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Attempting to Revise the Treaty of Lausanne: Greek Foreign Policy and Italy during the Pangalos Dictatorship, 1925–1926

dc.contributor.authorKlapsis, Antonis
dc.description.abstractIn June 1925, General Theodoros Pangalos imposed his dictatorship on Greece. During his 14-month rule, he set as one of his basic foreign policy goals the revision of the territorial settlement imposed on Greece and Turkey by the 1923 Treaty of Lausanne.Wanting to secure Eastern Thrace and possibly even part of Western Asia Minor for Greece, Pangalos sought the backing of at least one Great Power with interests in the region, in this case Italy, as its dictator, Benito Mussolini, remained equally hostile and aggressive toward Turkey. Pangalos tried to reach an understanding with Mussolini concerning the possibility of joint Greco–Italian action against Turkey. The first signs of closer co-operation came in early July 1925 when the Italian under-secretary of foreign affairs, Dino Grandi, visited Athens for discussions with Pangalos. However, a more important initiative involved the official visit of two Greek ministers—Loukas Kanakaris-Roufos, the foreign minister, and Anastasios Tavoularis, the transport minister—to Rome in early March 1926. They met with Mussolini who, because of British pressure, now seemed reluctant about Pangalos’ ambitious plans for joint action against Turkey. The Greek leader’s hopes to revise Lausanne ended.en_UK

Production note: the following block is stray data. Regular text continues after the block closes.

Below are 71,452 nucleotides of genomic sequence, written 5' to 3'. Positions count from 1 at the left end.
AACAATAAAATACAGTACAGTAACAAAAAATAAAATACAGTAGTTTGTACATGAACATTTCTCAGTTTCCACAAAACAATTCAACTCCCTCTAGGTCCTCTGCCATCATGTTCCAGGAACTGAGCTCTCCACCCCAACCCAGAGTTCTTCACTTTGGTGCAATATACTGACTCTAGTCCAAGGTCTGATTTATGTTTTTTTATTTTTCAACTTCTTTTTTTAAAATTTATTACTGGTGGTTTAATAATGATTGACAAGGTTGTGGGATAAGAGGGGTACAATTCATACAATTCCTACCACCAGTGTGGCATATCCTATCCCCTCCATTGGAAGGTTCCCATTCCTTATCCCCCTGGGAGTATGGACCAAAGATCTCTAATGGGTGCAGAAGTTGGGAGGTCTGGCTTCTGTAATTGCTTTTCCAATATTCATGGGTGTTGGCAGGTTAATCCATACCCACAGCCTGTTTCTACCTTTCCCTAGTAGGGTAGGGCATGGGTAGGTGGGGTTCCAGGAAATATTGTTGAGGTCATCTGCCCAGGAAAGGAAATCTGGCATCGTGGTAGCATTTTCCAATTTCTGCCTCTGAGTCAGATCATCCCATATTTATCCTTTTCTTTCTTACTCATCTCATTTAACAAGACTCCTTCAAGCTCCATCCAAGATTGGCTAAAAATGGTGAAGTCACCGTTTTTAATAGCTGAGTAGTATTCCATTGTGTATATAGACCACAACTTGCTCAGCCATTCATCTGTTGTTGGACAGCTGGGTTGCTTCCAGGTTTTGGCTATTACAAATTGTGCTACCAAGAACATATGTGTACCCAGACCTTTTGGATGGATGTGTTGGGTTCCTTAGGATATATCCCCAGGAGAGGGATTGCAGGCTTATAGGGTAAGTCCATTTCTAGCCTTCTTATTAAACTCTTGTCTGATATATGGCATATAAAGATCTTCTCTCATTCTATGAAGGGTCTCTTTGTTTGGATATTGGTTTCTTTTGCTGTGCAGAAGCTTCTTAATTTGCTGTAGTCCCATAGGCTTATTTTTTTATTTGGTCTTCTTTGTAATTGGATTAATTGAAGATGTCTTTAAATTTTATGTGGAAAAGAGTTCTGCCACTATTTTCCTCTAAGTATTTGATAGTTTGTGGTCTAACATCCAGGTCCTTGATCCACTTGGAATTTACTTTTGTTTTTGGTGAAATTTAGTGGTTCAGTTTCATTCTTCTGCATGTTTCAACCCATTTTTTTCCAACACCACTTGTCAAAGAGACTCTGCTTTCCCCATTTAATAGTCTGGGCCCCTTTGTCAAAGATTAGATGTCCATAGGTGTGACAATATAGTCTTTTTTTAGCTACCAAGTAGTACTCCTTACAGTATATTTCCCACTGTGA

dc.publisherTaylor & Francis, Ltd.en_UK
dc.relation.ispartofseriesDiplomacy & Statecraft;Volume 25, Issue 2
dc.rights© Taylor & Francis Group, LLC.en_UK
dc.subjectGreek foreign policyen_UK
dc.subjectPangalos Dictatorshipen_UK
dc.titleAttempting to Revise the Treaty of Lausanne: Greek Foreign Policy and Italy during the Pangalos Dictatorship, 1925–1926en_UK

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